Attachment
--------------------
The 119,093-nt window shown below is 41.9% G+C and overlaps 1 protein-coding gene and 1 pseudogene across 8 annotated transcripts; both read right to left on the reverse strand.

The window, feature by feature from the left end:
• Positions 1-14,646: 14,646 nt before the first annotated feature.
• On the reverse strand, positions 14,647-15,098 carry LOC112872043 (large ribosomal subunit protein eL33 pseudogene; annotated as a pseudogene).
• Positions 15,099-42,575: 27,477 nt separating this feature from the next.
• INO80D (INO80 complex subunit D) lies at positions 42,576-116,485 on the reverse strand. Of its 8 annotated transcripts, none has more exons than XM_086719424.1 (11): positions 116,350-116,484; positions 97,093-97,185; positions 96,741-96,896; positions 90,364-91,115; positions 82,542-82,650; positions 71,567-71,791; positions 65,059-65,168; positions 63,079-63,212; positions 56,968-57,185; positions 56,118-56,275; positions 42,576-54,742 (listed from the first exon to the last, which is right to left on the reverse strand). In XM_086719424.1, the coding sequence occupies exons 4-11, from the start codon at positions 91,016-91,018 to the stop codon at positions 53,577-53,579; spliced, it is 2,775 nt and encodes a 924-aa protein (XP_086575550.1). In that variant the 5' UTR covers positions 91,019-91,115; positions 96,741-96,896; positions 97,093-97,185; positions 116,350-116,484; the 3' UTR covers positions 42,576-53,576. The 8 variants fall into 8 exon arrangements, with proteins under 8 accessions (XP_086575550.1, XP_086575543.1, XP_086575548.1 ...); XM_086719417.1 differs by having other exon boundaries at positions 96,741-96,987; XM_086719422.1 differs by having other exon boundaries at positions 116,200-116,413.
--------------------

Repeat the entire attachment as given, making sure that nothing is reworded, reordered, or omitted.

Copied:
The 119,093-nt window shown below is 41.9% G+C and overlaps 1 protein-coding gene and 1 pseudogene across 8 annotated transcripts; both read right to left on the reverse strand.

The window, feature by feature from the left end:
• Positions 1-14,646: 14,646 nt before the first annotated feature.
• On the reverse strand, positions 14,647-15,098 carry LOC112872043 (large ribosomal subunit protein eL33 pseudogene; annotated as a pseudogene).
• Positions 15,099-42,575: 27,477 nt separating this feature from the next.
• INO80D (INO80 complex subunit D) lies at positions 42,576-116,485 on the reverse strand. Of its 8 annotated transcripts, none has more exons than XM_086719424.1 (11): positions 116,350-116,484; positions 97,093-97,185; positions 96,741-96,896; positions 90,364-91,115; positions 82,542-82,650; positions 71,567-71,791; positions 65,059-65,168; positions 63,079-63,212; positions 56,968-57,185; positions 56,118-56,275; positions 42,576-54,742 (listed from the first exon to the last, which is right to left on the reverse strand). In XM_086719424.1, the coding sequence occupies exons 4-11, from the start codon at positions 91,016-91,018 to the stop codon at positions 53,577-53,579; spliced, it is 2,775 nt and encodes a 924-aa protein (XP_086575550.1). In that variant the 5' UTR covers positions 91,019-91,115; positions 96,741-96,896; positions 97,093-97,185; positions 116,350-116,484; the 3' UTR covers positions 42,576-53,576. The 8 variants fall into 8 exon arrangements, with proteins under 8 accessions (XP_086575550.1, XP_086575543.1, XP_086575548.1 ...); XM_086719417.1 differs by having other exon boundaries at positions 96,741-96,987; XM_086719422.1 differs by having other exon boundaries at positions 116,200-116,413.